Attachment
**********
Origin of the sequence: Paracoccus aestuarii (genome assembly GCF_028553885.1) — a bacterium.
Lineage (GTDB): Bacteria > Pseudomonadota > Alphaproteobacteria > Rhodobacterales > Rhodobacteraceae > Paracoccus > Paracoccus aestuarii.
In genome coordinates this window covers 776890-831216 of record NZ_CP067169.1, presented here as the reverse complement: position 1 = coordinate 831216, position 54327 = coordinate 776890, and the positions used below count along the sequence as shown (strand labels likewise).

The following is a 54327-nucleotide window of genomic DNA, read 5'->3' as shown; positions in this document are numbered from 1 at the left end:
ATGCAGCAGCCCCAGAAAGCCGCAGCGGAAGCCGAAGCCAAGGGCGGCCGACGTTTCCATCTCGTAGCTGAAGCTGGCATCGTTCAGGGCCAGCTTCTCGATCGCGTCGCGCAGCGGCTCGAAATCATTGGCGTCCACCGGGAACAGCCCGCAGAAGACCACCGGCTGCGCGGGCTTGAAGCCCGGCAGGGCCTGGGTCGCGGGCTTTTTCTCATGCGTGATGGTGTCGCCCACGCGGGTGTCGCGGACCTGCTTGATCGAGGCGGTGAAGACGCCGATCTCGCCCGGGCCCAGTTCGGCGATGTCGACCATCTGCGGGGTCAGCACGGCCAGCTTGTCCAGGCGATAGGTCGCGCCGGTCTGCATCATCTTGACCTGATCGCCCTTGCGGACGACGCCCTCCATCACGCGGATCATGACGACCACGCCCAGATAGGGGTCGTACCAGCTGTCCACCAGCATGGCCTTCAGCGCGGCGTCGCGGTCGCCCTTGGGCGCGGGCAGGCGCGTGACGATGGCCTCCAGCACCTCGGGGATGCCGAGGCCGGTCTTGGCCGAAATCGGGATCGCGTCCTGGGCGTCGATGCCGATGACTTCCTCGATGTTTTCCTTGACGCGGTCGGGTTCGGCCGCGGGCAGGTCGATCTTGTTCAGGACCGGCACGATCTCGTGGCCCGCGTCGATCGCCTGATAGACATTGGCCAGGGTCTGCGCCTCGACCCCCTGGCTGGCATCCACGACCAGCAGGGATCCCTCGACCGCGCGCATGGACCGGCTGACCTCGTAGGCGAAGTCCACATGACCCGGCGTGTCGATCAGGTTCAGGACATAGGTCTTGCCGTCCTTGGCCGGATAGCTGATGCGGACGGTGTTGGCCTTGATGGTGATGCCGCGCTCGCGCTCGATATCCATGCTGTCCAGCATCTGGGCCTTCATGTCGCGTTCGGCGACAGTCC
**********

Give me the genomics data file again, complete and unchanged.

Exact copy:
Origin of the sequence: Paracoccus aestuarii (genome assembly GCF_028553885.1) — a bacterium.
Lineage (GTDB): Bacteria > Pseudomonadota > Alphaproteobacteria > Rhodobacterales > Rhodobacteraceae > Paracoccus > Paracoccus aestuarii.
In genome coordinates this window covers 776890-831216 of record NZ_CP067169.1, presented here as the reverse complement: position 1 = coordinate 831216, position 54327 = coordinate 776890, and the positions used below count along the sequence as shown (strand labels likewise).

The following is a 54327-nucleotide window of genomic DNA, read 5'->3' as shown; positions in this document are numbered from 1 at the left end:
ATGCAGCAGCCCCAGAAAGCCGCAGCGGAAGCCGAAGCCAAGGGCGGCCGACGTTTCCATCTCGTAGCTGAAGCTGGCATCGTTCAGGGCCAGCTTCTCGATCGCGTCGCGCAGCGGCTCGAAATCATTGGCGTCCACCGGGAACAGCCCGCAGAAGACCACCGGCTGCGCGGGCTTGAAGCCCGGCAGGGCCTGGGTCGCGGGCTTTTTCTCATGCGTGATGGTGTCGCCCACGCGGGTGTCGCGGACCTGCTTGATCGAGGCGGTGAAGACGCCGATCTCGCCCGGGCCCAGTTCGGCGATGTCGACCATCTGCGGGGTCAGCACGGCCAGCTTGTCCAGGCGATAGGTCGCGCCGGTCTGCATCATCTTGACCTGATCGCCCTTGCGGACGACGCCCTCCATCACGCGGATCATGACGACCACGCCCAGATAGGGGTCGTACCAGCTGTCCACCAGCATGGCCTTCAGCGCGGCGTCGCGGTCGCCCTTGGGCGCGGGCAGGCGCGTGACGATGGCCTCCAGCACCTCGGGGATGCCGAGGCCGGTCTTGGCCGAAATCGGGATCGCGTCCTGGGCGTCGATGCCGATGACTTCCTCGATGTTTTCCTTGACGCGGTCGGGTTCGGCCGCGGGCAGGTCGATCTTGTTCAGGACCGGCACGATCTCGTGGCCCGCGTCGATCGCCTGATAGACATTGGCCAGGGTCTGCGCCTCGACCCCCTGGCTGGCATCCACGACCAGCAGGGATCCCTCGACCGCGCGCATGGACCGGCTGACCTCGTAGGCGAAGTCCACATGACCCGGCGTGTCGATCAGGTTCAGGACATAGGTCTTGCCGTCCTTGGCCGGATAGCTGATGCGGACGGTGTTGGCCTTGATGGTGATGCCGCGCTCGCGCTCGATATCCATGCTGTCCAGCATCTGGGCCTTCATGTCGCGTTCGGCGACAGTCC